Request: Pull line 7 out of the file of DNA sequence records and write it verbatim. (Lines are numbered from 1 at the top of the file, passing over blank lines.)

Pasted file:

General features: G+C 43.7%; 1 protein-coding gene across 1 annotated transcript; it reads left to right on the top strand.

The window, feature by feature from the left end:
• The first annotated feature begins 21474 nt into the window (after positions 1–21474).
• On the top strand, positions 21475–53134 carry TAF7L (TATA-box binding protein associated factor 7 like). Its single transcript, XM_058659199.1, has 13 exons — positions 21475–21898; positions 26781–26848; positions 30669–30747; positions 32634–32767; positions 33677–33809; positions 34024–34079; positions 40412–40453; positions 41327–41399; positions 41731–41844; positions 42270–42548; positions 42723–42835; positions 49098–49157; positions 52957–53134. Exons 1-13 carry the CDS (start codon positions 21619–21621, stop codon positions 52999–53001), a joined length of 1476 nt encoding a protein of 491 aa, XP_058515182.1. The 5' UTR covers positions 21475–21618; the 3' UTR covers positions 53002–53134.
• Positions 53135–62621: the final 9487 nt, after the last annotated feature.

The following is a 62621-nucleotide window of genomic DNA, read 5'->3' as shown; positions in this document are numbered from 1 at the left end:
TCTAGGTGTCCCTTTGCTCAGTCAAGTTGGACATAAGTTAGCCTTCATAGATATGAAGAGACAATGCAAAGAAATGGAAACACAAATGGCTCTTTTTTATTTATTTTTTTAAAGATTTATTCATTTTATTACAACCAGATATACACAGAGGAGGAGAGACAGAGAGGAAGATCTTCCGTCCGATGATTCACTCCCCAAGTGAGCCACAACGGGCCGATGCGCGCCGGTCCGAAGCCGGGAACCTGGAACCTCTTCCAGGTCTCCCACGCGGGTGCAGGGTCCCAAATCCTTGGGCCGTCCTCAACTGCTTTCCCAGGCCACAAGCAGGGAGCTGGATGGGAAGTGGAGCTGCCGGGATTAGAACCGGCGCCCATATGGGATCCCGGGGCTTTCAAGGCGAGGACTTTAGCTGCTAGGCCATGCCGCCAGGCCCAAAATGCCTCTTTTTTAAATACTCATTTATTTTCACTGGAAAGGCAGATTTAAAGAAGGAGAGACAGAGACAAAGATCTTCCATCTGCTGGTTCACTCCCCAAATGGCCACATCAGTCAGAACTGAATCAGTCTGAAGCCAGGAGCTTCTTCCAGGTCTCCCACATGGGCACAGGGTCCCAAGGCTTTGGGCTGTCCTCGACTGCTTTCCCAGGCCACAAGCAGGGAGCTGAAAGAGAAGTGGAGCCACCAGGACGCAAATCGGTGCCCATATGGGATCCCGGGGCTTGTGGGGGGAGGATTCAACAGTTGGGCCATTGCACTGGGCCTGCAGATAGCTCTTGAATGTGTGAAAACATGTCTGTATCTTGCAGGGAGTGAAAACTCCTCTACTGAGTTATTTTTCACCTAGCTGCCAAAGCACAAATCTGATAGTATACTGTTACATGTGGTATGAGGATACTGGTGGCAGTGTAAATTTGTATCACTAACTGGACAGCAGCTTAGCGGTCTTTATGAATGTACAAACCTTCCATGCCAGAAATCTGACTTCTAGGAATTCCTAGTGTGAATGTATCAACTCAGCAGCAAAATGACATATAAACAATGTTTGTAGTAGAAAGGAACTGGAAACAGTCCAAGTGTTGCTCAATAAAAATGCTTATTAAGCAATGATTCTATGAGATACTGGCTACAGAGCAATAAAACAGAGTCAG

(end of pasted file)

TCTAGGTGTCCCTTTGCTCAGTCAAGTTGGACATAAGTTAGCCTTCATAGATATGAAGAGACAATGCAAAGAAATGGAAACACAAATGGCTCTTTTTTATTTATTTTTTTAAAGATTTATTCATTTTATTACAACCAGATATACACAGAGGAGGAGAGACAGAGAGGAAGATCTTCCGTCCGATGATTCACTCCCCAAGTGAGCCACAACGGGCCGATGCGCGCCGGTCCGAAGCCGGGAACCTGGAACCTCTTCCAGGTCTCCCACGCGGGTGCAGGGTCCCAAATCCTTGGGCCGTCCTCAACTGCTTTCCCAGGCCACAAGCAGGGAGCTGGATGGGAAGTGGAGCTGCCGGGATTAGAACCGGCGCCCATATGGGATCCCGGGGCTTTCAAGGCGAGGACTTTAGCTGCTAGGCCATGCCGCCAGGCCCAAAATGCCTCTTTTTTAAATACTCATTTATTTTCACTGGAAAGGCAGATTTAAAGAAGGAGAGACAGAGACAAAGATCTTCCATCTGCTGGTTCACTCCCCAAATGGCCACATCAGTCAGAACTGAATCAGTCTGAAGCCAGGAGCTTCTTCCAGGTCTCCCACATGGGCACAGGGTCCCAAGGCTTTGGGCTGTCCTCGACTGCTTTCCCAGGCCACAAGCAGGGAGCTGAAAGAGAAGTGGAGCCACCAGGACGCAAATCGGTGCCCATATGGGATCCCGGGGCTTGTGGGGGGAGGATTCAACAGTTGGGCCATTGCACTGGGCCTGCAGATAGCTCTTGAATGTGTGAAAACATGTCTGTATCTTGCAGGGAGTGAAAACTCCTCTACTGAGTTATTTTTCACCTAGCTGCCAAAGCACAAATCTGATAGTATACTGTTACATGTGGTATGAGGATACTGGTGGCAGTGTAAATTTGTATCACTAACTGGACAGCAGCTTAGCGGTCTTTATGAATGTACAAACCTTCCATGCCAGAAATCTGACTTCTAGGAATTCCTAGTGTGAATGTATCAACTCAGCAGCAAAATGACATATAAACAATGTTTGTAGTAGAAAGGAACTGGAAACAGTCCAAGTGTTGCTCAATAAAAATGCTTATTAAGCAATGATTCTATGAGATACTGGCTACAGAGCAATAAAACAGAGTCAG